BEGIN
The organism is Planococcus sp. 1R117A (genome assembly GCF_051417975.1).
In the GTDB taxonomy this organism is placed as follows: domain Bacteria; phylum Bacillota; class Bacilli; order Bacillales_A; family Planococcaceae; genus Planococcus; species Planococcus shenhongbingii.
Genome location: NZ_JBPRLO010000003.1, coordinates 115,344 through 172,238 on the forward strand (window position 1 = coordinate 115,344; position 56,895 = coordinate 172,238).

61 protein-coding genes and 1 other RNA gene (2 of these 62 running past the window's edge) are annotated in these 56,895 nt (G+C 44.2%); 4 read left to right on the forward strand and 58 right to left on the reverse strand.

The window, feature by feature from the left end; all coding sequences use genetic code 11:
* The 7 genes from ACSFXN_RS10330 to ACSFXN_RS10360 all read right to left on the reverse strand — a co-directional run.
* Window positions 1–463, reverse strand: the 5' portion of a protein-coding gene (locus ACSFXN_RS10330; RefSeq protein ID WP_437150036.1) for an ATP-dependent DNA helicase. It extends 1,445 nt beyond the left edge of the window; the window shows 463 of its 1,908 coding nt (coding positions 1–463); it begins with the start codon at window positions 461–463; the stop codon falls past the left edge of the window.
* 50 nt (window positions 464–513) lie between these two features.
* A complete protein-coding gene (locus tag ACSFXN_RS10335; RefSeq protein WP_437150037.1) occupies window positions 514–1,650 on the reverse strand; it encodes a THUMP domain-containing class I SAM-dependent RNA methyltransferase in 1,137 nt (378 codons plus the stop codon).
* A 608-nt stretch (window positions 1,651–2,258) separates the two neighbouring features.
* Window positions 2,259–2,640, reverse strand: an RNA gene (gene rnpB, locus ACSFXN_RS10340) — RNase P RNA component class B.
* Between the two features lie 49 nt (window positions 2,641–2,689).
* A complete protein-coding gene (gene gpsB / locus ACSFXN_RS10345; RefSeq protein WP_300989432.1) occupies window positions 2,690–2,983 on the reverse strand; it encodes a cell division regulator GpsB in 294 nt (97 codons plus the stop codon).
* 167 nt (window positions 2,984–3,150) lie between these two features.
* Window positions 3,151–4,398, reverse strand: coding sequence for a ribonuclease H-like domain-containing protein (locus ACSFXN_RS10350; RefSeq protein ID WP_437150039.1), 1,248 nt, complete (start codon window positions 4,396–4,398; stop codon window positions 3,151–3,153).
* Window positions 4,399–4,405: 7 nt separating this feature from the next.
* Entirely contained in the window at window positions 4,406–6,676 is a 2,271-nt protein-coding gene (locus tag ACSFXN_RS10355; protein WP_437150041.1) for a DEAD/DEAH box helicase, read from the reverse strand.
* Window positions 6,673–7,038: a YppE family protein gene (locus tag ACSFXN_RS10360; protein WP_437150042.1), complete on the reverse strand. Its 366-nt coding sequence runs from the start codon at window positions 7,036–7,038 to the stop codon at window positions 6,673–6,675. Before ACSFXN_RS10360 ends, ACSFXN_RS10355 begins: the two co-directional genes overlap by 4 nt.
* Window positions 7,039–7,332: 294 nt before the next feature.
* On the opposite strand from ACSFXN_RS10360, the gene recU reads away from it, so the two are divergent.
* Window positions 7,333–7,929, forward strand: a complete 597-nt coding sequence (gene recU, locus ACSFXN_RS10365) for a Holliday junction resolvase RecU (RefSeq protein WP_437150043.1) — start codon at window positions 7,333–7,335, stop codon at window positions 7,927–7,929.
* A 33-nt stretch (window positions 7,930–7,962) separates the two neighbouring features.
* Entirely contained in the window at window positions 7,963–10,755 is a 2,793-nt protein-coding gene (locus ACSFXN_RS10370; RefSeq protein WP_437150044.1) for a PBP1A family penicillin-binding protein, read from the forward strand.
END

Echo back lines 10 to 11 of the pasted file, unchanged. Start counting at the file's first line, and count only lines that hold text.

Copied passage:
* A 608-nt stretch (window positions 1,651–2,258) separates the two neighbouring features.
* Window positions 2,259–2,640, reverse strand: an RNA gene (gene rnpB, locus ACSFXN_RS10340) — RNase P RNA component class B.